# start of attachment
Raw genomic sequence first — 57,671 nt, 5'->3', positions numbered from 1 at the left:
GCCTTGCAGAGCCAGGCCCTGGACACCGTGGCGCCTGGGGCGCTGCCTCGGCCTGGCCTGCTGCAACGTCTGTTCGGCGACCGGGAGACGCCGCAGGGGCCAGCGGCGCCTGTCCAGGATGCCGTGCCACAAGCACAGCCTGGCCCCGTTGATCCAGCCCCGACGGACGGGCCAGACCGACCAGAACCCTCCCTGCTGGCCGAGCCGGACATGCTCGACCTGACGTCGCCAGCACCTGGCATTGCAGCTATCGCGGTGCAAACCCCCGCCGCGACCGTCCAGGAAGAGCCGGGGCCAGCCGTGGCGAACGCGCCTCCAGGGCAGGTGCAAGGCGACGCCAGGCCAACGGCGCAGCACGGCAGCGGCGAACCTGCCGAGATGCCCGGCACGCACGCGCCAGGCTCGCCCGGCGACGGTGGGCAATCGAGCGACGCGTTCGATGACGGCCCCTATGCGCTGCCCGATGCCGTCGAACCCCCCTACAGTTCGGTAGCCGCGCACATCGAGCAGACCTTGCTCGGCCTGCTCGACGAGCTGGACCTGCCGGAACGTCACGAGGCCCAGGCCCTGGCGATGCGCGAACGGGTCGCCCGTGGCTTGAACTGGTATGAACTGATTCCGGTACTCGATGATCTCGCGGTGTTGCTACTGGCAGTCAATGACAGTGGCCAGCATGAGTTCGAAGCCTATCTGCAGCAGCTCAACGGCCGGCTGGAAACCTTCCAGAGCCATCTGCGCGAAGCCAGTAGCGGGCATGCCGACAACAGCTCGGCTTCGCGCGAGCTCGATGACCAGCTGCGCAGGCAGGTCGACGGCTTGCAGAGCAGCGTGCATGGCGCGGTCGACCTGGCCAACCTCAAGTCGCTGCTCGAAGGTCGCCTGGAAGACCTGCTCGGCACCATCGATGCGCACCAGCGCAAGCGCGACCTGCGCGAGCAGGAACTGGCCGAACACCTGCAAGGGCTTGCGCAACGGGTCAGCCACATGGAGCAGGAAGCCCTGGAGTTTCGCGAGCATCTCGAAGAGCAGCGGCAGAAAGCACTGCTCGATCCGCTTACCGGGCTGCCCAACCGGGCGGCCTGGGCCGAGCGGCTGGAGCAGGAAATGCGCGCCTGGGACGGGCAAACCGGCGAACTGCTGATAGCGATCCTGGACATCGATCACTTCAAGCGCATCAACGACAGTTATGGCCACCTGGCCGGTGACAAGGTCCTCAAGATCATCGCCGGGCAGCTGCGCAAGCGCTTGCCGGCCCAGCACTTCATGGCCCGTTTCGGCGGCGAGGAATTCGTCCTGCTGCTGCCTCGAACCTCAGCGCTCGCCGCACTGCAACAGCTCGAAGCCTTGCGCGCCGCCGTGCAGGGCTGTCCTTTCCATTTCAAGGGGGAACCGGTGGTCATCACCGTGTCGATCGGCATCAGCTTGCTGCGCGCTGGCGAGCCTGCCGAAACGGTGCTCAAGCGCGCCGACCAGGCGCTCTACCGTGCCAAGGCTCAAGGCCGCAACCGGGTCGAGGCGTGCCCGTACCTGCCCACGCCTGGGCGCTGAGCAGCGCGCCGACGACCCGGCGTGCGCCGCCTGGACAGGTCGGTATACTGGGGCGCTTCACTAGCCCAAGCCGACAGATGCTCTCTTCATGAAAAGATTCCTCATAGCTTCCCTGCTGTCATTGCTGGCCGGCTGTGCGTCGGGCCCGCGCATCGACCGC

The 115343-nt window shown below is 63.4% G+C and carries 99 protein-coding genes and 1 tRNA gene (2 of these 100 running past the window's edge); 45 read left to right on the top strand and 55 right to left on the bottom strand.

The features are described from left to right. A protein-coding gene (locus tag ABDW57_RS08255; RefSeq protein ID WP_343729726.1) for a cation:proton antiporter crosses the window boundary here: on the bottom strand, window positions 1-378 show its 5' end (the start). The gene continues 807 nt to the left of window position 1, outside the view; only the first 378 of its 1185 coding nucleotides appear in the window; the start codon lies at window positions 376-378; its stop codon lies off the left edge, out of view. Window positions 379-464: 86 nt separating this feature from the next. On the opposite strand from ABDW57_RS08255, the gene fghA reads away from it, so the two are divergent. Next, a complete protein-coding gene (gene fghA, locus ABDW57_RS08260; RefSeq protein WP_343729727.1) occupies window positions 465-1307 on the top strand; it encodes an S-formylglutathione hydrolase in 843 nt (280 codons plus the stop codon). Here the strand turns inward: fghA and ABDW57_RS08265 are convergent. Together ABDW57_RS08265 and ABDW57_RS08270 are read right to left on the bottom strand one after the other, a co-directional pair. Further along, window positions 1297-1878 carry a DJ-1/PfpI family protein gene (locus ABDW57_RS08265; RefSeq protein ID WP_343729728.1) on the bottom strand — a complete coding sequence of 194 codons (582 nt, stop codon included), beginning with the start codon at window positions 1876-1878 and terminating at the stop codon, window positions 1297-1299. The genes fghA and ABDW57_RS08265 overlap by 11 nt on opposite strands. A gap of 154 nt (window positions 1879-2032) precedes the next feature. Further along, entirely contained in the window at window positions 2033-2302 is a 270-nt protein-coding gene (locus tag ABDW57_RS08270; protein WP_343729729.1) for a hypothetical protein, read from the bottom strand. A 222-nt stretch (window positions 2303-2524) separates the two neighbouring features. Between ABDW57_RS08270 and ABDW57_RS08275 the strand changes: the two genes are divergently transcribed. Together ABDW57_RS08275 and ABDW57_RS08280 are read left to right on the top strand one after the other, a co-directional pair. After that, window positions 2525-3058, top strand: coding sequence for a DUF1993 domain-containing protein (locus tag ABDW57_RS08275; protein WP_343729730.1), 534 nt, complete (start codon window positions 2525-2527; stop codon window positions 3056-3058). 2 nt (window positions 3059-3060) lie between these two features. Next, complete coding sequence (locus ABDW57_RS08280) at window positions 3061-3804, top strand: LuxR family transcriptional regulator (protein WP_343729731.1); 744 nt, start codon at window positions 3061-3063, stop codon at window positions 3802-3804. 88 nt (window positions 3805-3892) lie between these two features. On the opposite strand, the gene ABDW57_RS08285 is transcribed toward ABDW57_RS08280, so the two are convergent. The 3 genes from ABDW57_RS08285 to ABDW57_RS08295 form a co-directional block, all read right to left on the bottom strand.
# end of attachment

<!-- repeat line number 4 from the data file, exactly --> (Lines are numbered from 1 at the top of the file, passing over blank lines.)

The features are described from left to right. A protein-coding gene (locus tag ABDW57_RS08255; RefSeq protein ID WP_343729726.1) for a cation:proton antiporter crosses the window boundary here: on the bottom strand, window positions 1-378 show its 5' end (the start). The gene continues 807 nt to the left of window position 1, outside the view; only the first 378 of its 1185 coding nucleotides appear in the window; the start codon lies at window positions 376-378; its stop codon lies off the left edge, out of view. Window positions 379-464: 86 nt separating this feature from the next. On the opposite strand from ABDW57_RS08255, the gene fghA reads away from it, so the two are divergent. Next, a complete protein-coding gene (gene fghA, locus ABDW57_RS08260; RefSeq protein WP_343729727.1) occupies window positions 465-1307 on the top strand; it encodes an S-formylglutathione hydrolase in 843 nt (280 codons plus the stop codon). Here the strand turns inward: fghA and ABDW57_RS08265 are convergent. Together ABDW57_RS08265 and ABDW57_RS08270 are read right to left on the bottom strand one after the other, a co-directional pair. Further along, window positions 1297-1878 carry a DJ-1/PfpI family protein gene (locus ABDW57_RS08265; RefSeq protein ID WP_343729728.1) on the bottom strand — a complete coding sequence of 194 codons (582 nt, stop codon included), beginning with the start codon at window positions 1876-1878 and terminating at the stop codon, window positions 1297-1299. The genes fghA and ABDW57_RS08265 overlap by 11 nt on opposite strands. A gap of 154 nt (window positions 1879-2032) precedes the next feature. Further along, entirely contained in the window at window positions 2033-2302 is a 270-nt protein-coding gene (locus tag ABDW57_RS08270; protein WP_343729729.1) for a hypothetical protein, read from the bottom strand. A 222-nt stretch (window positions 2303-2524) separates the two neighbouring features. Between ABDW57_RS08270 and ABDW57_RS08275 the strand changes: the two genes are divergently transcribed. Together ABDW57_RS08275 and ABDW57_RS08280 are read left to right on the top strand one after the other, a co-directional pair. After that, window positions 2525-3058, top strand: coding sequence for a DUF1993 domain-containing protein (locus tag ABDW57_RS08275; protein WP_343729730.1), 534 nt, complete (start codon window positions 2525-2527; stop codon window positions 3056-3058). 2 nt (window positions 3059-3060) lie between these two features. Next, complete coding sequence (locus ABDW57_RS08280) at window positions 3061-3804, top strand: LuxR family transcriptional regulator (protein WP_343729731.1); 744 nt, start codon at window positions 3061-3063, stop codon at window positions 3802-3804. 88 nt (window positions 3805-3892) lie between these two features. On the opposite strand, the gene ABDW57_RS08285 is transcribed toward ABDW57_RS08280, so the two are convergent. The 3 genes from ABDW57_RS08285 to ABDW57_RS08295 form a co-directional block, all read right to left on the bottom strand.